Heathrow’s expansion could be stymied by the cost and complexity of plans to bridge the M25 motorway to build a third runway, the government is being warned by the airport’s largest operator.

British Airways owner International Airlines Group estimates bridging the M25, close to the M4 junction, would cost £2 billion-£3 billion on top of Heathrow’s already “over-inflated” £17 billion bill for the third runway.

All costs will be paid for by airlines’ customers, IAG warns in its submission to the government’s consultation on its Airports National Policy Statement, which closes tomorrow (Thursday).

IAG also claims that there is no detailed risk and cost analysis of Heathrow’s plans to build over one of Europe’s busiest motorways.

IAG chief executive Willie Walsh said: “Airlines were never consulted on the runway length and they can operate perfectly well from a slightly shorter runway that doesn’t cross the M25.”

The airport needs to focus on a shorter runway of 3,200m rather than 3,500m that does not breach the M25 and is delivered to a business case that keeps current charges the same or lower than today’s, according to IAG.

While the airline group says that Heathrow is the best option for expansion, it also welcomes credible schemes from promoters other than Heathrow.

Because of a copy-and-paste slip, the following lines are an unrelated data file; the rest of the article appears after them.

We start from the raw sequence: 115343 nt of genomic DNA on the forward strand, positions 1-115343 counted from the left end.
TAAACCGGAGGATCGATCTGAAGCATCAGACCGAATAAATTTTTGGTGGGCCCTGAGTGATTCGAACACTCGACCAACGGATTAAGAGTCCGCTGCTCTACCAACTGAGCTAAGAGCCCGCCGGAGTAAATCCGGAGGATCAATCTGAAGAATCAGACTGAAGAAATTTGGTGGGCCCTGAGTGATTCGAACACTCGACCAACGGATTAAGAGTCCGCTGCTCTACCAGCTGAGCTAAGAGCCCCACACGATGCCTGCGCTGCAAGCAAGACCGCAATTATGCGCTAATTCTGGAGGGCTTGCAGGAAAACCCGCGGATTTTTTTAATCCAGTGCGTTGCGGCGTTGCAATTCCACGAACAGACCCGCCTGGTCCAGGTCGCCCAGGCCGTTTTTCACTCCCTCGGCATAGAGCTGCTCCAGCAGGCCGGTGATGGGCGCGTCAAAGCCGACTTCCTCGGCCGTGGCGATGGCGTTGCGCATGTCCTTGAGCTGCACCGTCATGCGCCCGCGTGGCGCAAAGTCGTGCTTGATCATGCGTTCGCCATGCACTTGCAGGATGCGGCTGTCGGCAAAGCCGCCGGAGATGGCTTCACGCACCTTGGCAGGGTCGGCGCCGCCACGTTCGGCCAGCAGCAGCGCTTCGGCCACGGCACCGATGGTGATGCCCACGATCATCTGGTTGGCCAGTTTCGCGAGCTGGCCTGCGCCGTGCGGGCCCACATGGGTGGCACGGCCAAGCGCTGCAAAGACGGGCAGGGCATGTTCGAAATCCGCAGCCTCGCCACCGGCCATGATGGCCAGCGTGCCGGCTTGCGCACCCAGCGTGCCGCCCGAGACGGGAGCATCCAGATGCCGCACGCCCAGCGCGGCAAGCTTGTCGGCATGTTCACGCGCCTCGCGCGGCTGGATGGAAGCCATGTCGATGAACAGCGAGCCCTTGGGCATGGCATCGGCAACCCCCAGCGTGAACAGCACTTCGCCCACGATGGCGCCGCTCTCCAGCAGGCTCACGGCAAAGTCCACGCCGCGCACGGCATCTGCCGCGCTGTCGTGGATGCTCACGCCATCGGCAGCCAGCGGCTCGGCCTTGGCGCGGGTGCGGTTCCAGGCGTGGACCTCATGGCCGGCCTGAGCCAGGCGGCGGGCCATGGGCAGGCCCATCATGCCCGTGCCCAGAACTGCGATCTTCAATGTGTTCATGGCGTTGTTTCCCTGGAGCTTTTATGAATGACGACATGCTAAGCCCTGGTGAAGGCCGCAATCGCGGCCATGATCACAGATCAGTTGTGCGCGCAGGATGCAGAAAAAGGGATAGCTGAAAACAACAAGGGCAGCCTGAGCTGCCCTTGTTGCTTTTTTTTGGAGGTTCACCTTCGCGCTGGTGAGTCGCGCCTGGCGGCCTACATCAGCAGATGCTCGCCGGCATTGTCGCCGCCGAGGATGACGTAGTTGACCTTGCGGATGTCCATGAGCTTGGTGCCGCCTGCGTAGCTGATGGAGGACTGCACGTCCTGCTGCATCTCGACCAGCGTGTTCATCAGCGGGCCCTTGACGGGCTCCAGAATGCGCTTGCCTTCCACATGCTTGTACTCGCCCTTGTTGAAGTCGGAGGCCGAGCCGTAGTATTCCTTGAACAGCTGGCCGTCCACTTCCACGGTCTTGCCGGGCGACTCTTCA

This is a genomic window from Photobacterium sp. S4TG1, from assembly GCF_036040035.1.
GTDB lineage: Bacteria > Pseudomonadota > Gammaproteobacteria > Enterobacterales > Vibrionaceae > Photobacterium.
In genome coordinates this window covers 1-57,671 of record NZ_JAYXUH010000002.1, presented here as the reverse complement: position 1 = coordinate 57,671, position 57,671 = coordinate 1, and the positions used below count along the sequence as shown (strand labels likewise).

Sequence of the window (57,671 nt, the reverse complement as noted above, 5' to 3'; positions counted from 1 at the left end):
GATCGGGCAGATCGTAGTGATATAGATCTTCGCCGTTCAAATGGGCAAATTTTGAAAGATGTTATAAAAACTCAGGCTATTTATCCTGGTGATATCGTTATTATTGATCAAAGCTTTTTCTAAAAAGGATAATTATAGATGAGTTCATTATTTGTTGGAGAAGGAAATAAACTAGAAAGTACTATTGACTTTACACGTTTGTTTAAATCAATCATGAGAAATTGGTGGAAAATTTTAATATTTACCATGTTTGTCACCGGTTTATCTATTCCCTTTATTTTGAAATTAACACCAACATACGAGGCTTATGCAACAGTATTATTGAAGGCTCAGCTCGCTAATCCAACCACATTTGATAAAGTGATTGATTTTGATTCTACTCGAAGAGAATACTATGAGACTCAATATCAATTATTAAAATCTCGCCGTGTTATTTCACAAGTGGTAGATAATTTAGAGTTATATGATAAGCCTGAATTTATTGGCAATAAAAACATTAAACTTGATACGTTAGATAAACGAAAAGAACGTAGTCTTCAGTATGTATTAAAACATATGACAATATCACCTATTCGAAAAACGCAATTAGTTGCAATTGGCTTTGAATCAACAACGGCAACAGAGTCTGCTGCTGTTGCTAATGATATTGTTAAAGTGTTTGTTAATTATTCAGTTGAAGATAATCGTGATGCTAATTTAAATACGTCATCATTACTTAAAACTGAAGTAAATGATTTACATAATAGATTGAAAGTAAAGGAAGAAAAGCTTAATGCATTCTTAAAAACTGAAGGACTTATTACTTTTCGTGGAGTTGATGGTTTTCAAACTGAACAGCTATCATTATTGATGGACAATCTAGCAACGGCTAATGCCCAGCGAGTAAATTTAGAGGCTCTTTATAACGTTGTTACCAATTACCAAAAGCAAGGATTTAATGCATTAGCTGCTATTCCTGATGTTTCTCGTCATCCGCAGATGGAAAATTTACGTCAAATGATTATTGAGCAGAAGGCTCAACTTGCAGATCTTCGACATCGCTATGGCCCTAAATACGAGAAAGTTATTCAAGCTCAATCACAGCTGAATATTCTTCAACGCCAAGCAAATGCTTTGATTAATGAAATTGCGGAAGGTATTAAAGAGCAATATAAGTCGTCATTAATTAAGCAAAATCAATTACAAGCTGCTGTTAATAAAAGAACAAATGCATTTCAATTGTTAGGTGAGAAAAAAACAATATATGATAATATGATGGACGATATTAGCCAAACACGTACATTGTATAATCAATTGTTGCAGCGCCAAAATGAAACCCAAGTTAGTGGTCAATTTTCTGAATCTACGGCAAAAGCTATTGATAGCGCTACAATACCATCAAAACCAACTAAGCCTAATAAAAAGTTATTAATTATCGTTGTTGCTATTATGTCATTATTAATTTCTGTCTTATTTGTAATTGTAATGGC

IAG says this would ensure customers get the very best scheme, built at an affordable price, which delivers a competitive new Heathrow for the UK economy post-Brexit.

Walsh said: “Bridging the M25 means years of disruption on a motorway already plagued by delays and congestion. As well as increased costs, this will have a huge impact not only on motorists but on local communities around Heathrow.

“The airport has yet to produce a business plan that assesses the financial implications and risks of bridging the M25.
“We will not pay for a runway that threatens both costs and delays spiralling out of control and where critical elements of the project could be undeliverable.

“Britain needs cost-effective airport infrastructure that benefits the country rather than Heathrow’s shareholders.

“It is already the world’s most expensive hub airport and customer charges must not increase to pay for the new runway.

“We urge the government to benchmark Heathrow’s costs against other similar global schemes.”